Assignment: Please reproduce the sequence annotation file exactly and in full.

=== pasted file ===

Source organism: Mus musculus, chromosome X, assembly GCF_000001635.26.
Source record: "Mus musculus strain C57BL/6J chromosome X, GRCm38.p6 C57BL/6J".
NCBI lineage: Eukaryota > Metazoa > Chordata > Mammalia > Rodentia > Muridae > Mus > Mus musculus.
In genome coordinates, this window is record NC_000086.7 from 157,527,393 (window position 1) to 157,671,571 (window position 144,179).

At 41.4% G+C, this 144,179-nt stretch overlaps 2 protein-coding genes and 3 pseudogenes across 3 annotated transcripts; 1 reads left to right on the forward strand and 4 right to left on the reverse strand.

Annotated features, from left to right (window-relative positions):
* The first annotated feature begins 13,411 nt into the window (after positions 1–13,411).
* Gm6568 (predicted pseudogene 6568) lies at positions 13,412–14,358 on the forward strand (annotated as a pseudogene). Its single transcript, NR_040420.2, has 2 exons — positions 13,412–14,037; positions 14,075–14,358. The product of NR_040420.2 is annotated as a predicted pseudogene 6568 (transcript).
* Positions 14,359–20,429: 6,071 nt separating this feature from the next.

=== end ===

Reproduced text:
Source organism: Mus musculus, chromosome X, assembly GCF_000001635.26.
Source record: "Mus musculus strain C57BL/6J chromosome X, GRCm38.p6 C57BL/6J".
NCBI lineage: Eukaryota > Metazoa > Chordata > Mammalia > Rodentia > Muridae > Mus > Mus musculus.
In genome coordinates, this window is record NC_000086.7 from 157,527,393 (window position 1) to 157,671,571 (window position 144,179).

At 41.4% G+C, this 144,179-nt stretch overlaps 2 protein-coding genes and 3 pseudogenes across 3 annotated transcripts; 1 reads left to right on the forward strand and 4 right to left on the reverse strand.

Annotated features, from left to right (window-relative positions):
* The first annotated feature begins 13,411 nt into the window (after positions 1–13,411).
* Gm6568 (predicted pseudogene 6568) lies at positions 13,412–14,358 on the forward strand (annotated as a pseudogene). Its single transcript, NR_040420.2, has 2 exons — positions 13,412–14,037; positions 14,075–14,358. The product of NR_040420.2 is annotated as a predicted pseudogene 6568 (transcript).
* Positions 14,359–20,429: 6,071 nt separating this feature from the next.